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Interpreters needed for immigrant families: Meso-American indigenous languages

Please spread the word.

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LLOG Facebook feed restored

At some point early in April, the LLOG Facebook page stopped getting automatically updated with links to new posts. Thanks to Ben Zimmer, this has been fixed, and at some point soon, we'll try to restore FB links to the missing posts.

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Oxford-NINJAL Corpus of Old Japanese

From Bjarke Frellesvig (University of Oxford), Stephen Wright Horn (NINJAL), and Toshinobu Ogiso (NINJAL):

[VHM:  NINJAL = National Institute for Japanese Language and Linguistics]

We are very pleased to announce the first public release of the
Oxford-NINJAL Corpus of Old Japanese (ONCOJ). We will be grateful if you
would circulate and share this information as appropriate.

The corpus is avallable through this website: http://oncoj.ninjal.ac.jp/

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Texts and Transformations

In an evening session on March 24, at the 2018 Association for Asian Studies Conference in Washington DC, there was a surprise announcement: publication of Texts and Transformations: Essays in Honor of the 75th Birthday of Victor H. Mair, edited by Haun Saussy.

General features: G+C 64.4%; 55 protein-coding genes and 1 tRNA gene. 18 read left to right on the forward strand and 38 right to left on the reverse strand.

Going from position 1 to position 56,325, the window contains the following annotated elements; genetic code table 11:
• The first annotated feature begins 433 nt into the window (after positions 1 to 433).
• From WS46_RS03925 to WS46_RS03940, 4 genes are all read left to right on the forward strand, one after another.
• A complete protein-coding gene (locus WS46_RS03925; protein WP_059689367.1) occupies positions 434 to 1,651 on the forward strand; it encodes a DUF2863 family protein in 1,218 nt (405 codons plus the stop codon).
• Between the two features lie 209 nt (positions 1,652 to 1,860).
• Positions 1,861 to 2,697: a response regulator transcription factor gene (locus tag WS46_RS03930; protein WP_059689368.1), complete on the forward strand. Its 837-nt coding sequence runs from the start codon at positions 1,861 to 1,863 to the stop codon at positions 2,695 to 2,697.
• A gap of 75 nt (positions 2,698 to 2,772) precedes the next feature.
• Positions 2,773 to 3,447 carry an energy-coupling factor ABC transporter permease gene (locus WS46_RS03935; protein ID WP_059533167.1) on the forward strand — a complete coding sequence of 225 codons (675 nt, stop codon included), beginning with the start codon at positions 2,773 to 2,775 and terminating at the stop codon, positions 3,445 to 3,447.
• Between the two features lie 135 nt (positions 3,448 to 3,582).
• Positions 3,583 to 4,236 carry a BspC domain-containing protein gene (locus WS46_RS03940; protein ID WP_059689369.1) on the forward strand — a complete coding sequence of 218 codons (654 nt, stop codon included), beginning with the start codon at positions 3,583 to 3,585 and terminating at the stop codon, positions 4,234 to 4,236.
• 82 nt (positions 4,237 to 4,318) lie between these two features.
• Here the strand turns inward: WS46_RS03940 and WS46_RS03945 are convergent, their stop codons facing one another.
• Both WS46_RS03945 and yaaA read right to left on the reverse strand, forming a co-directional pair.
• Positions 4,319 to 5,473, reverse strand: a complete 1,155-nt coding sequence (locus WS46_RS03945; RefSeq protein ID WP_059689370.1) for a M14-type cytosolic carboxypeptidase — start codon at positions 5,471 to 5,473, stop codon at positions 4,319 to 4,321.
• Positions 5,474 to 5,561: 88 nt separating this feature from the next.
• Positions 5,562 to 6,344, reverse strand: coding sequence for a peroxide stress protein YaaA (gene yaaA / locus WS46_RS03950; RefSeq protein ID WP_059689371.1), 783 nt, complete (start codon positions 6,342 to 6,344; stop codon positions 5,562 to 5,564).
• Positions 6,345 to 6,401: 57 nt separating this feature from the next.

At least the announcement was a surprise to Victor. According to this blog post at Cambria Press,

The evening began with short speeches about new books by Shen Jiawei and Mabel Lee, Albert Welter, Jonathan Stalling, Megan M. Ferry, Christopher Rea, Liu Jianmei (and Mabel Lee), and Carolyn T. Brown.

Then Professor Haun Saussy was asked by Toni Tan, director of Cambria Press, to come up to speak. While Professor Mair was aware that Professor Saussy was working on an edited volume, he had no idea that this was a festschrift being put together in his honor and that it would be unveiled that very night. So when Toni Tan asked Professor Saussy to take the stage, Professor Mair was under the impression that Professor Saussy was coming up just to say a few words about the forthcoming book. Little did he know that he would be presented with the highly anticipated top-secret volume that was the talk of the AAS.

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DIHARD

It's here. Not the car battery, and not another one of the movies, but the First DIHARD Speech Diarization Challenge and the associated Interspeech 2018 special session.

As discussed in "My summer" 6/22/2017, I spent a couple of months last summer in Pittsburgh working with a couple of dozen other people on a workshop project with the title "Enhancement and analysis of conversational speech", whose primary focus was automatic diarization: determination of who spoke when.